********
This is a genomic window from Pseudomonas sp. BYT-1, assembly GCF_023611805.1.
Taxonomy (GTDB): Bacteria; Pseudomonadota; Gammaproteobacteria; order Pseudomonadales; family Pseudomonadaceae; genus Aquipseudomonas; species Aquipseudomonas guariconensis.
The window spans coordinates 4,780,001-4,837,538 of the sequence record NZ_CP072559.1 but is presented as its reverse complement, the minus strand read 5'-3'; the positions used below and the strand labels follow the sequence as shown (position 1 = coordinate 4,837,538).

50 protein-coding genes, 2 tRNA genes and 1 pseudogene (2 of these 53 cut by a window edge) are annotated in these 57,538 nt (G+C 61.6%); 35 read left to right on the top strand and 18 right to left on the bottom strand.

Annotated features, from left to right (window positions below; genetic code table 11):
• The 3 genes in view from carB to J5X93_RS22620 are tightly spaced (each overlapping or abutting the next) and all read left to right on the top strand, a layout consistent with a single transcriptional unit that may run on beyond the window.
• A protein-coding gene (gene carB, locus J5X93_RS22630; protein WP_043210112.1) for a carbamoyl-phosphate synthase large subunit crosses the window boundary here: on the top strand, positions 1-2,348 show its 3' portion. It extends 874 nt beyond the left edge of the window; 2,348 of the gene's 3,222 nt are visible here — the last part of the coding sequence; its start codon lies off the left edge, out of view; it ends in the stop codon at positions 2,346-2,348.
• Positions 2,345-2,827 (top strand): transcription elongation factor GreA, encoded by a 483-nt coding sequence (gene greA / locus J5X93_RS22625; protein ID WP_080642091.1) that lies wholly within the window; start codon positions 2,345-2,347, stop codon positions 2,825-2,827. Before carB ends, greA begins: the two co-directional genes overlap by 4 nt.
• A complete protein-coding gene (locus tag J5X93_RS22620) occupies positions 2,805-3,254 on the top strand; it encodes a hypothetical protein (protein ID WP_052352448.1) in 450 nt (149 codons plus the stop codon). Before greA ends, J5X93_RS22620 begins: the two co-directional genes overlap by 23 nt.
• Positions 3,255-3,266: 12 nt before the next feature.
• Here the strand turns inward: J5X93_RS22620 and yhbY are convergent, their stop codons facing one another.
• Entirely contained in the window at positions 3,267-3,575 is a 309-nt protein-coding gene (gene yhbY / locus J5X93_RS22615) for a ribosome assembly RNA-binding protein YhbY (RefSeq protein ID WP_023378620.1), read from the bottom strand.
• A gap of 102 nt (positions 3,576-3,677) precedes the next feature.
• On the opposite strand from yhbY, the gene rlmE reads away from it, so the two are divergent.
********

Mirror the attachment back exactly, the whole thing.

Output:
This is a genomic window from Pseudomonas sp. BYT-1, assembly GCF_023611805.1.
Taxonomy (GTDB): Bacteria; Pseudomonadota; Gammaproteobacteria; order Pseudomonadales; family Pseudomonadaceae; genus Aquipseudomonas; species Aquipseudomonas guariconensis.
The window spans coordinates 4,780,001-4,837,538 of the sequence record NZ_CP072559.1 but is presented as its reverse complement, the minus strand read 5'-3'; the positions used below and the strand labels follow the sequence as shown (position 1 = coordinate 4,837,538).

50 protein-coding genes, 2 tRNA genes and 1 pseudogene (2 of these 53 cut by a window edge) are annotated in these 57,538 nt (G+C 61.6%); 35 read left to right on the top strand and 18 right to left on the bottom strand.

Annotated features, from left to right (window positions below; genetic code table 11):
• The 3 genes in view from carB to J5X93_RS22620 are tightly spaced (each overlapping or abutting the next) and all read left to right on the top strand, a layout consistent with a single transcriptional unit that may run on beyond the window.
• A protein-coding gene (gene carB, locus J5X93_RS22630; protein WP_043210112.1) for a carbamoyl-phosphate synthase large subunit crosses the window boundary here: on the top strand, positions 1-2,348 show its 3' portion. It extends 874 nt beyond the left edge of the window; 2,348 of the gene's 3,222 nt are visible here — the last part of the coding sequence; its start codon lies off the left edge, out of view; it ends in the stop codon at positions 2,346-2,348.
• Positions 2,345-2,827 (top strand): transcription elongation factor GreA, encoded by a 483-nt coding sequence (gene greA / locus J5X93_RS22625; protein ID WP_080642091.1) that lies wholly within the window; start codon positions 2,345-2,347, stop codon positions 2,825-2,827. Before carB ends, greA begins: the two co-directional genes overlap by 4 nt.
• A complete protein-coding gene (locus tag J5X93_RS22620) occupies positions 2,805-3,254 on the top strand; it encodes a hypothetical protein (protein ID WP_052352448.1) in 450 nt (149 codons plus the stop codon). Before greA ends, J5X93_RS22620 begins: the two co-directional genes overlap by 23 nt.
• Positions 3,255-3,266: 12 nt before the next feature.
• Here the strand turns inward: J5X93_RS22620 and yhbY are convergent, their stop codons facing one another.
• Entirely contained in the window at positions 3,267-3,575 is a 309-nt protein-coding gene (gene yhbY / locus J5X93_RS22615) for a ribosome assembly RNA-binding protein YhbY (RefSeq protein ID WP_023378620.1), read from the bottom strand.
• A gap of 102 nt (positions 3,576-3,677) precedes the next feature.
• On the opposite strand from yhbY, the gene rlmE reads away from it, so the two are divergent.